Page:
Party walls and permitted development issues in residential property often overlap. How they affect each other is often misunderstood.
- What is a permitted development?
Under the Town and Country Planning Act 1990 there is a general requirement that any structural building work or additions to a house require planning permission.
A permitted development is building work to a house for which planning permission is impliedly granted by the Town and Country Planning (General Permitted Development) (England) Order 2015 so there is no need to apply for further permission. This can include extensions, alterations to the roof, construction of swimming pools etc.
- When are party walls relevant for permitted developments?
A common example is when a building owner wants to construct a dormer extension to their roof and as a result has to raise the party wall between their property and their neighbour’s property.
- Why are they relevant
Building work can only be a permitted development if it is work within the ‘curtilage’ of the property. There is no statutory definition of “curtilage”, so it is often assumed to be limited to being within the legal boundaries of the property.
The boundary between two properties separated by a party wall is usually directly down the middle of that wall (s.38, The Law of Property Act 1925). Confusion often arises over whether the adjoining owner’s half of the wall falls within the definition of curtilage.
If a planning inspector decides that the adjoining owner’s half of the party wall is not within the curtilage, then a dormer extension requiring the party wall be raised is not a permitted development, and a separate application for planning permission is required.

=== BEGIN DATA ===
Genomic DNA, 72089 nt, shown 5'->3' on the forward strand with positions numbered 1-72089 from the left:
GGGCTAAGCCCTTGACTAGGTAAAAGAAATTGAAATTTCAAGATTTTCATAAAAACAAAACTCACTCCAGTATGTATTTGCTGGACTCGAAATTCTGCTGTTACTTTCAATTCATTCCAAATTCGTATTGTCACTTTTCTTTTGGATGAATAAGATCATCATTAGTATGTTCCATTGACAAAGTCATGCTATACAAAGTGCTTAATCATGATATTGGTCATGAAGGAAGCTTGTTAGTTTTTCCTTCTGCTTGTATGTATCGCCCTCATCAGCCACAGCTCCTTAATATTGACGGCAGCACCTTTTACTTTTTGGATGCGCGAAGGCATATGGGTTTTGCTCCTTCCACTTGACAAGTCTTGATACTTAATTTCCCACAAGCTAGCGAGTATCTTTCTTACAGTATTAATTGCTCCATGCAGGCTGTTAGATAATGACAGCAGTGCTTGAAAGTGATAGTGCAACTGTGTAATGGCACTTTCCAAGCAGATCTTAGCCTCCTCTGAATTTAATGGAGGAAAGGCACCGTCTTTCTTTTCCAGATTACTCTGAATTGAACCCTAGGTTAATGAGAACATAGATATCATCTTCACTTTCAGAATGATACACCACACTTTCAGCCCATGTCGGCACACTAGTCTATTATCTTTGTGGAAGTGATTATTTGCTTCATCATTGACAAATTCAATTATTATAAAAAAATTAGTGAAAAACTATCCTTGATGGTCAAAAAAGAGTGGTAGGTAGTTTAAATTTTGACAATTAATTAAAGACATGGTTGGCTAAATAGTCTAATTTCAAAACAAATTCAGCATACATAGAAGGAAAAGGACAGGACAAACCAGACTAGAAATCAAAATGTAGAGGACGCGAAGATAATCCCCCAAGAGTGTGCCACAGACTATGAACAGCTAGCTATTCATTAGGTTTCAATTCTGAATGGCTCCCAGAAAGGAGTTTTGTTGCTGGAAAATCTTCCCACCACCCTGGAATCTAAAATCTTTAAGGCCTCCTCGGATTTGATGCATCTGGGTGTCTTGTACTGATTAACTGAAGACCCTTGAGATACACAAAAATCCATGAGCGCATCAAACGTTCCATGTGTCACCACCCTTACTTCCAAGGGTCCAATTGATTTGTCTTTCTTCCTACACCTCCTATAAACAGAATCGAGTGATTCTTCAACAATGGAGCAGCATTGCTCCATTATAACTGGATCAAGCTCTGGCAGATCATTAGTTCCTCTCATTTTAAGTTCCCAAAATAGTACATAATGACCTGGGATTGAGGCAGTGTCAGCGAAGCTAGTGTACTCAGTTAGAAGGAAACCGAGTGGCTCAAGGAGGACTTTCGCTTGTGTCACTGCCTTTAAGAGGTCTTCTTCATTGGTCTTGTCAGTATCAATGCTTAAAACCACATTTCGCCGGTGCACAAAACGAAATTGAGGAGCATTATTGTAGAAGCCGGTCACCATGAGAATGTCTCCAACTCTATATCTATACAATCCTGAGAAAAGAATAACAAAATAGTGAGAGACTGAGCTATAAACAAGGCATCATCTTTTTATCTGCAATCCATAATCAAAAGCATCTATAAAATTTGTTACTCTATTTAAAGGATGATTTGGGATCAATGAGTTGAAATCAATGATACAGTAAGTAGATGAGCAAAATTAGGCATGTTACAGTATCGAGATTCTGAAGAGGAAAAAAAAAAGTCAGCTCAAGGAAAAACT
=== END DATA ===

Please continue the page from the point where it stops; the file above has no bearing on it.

- What is the correct legal position?
The legal boundary and the boundary of the “curtilage” aren’t necessarily the same thing. Where the curtilage ends depends on the facts of each particular case. The principles for determining this were recently confirmed in Burford v Secretary of State for Communities and Local Government:
“not restricted in size, but it must fairly be described as being part of the enclosure of the house to which it refers”.
Usually a party wall can only realistically be considered a single structure; the conclusion that one half of a party wall does not fall within the curtilage of a property applies an artificial distinction where the court has clearly developed a holistic approach. This is supported by past planning inspector decisions (albeit non-binding), in relation to 77 Platts Lane, Hampstead and 143 Ordnance Road, Enfield.
While each decision turns on the facts of the particular case, the correct application of the authorities means that an adjoining owner’s half of the party wall should usually be considered part of the curtilage of a building owner’s property, and therefore the construction of, for example, a dormer is a permitted development.
Although correct at the time of publication, the contents of this newsletter/blog are intended for general information purposes only and shall not be deemed to be, or constitute, legal advice. We cannot accept responsibility for any loss as a result of acts or omissions taken in respect of this article. Please contact us for the latest legal position.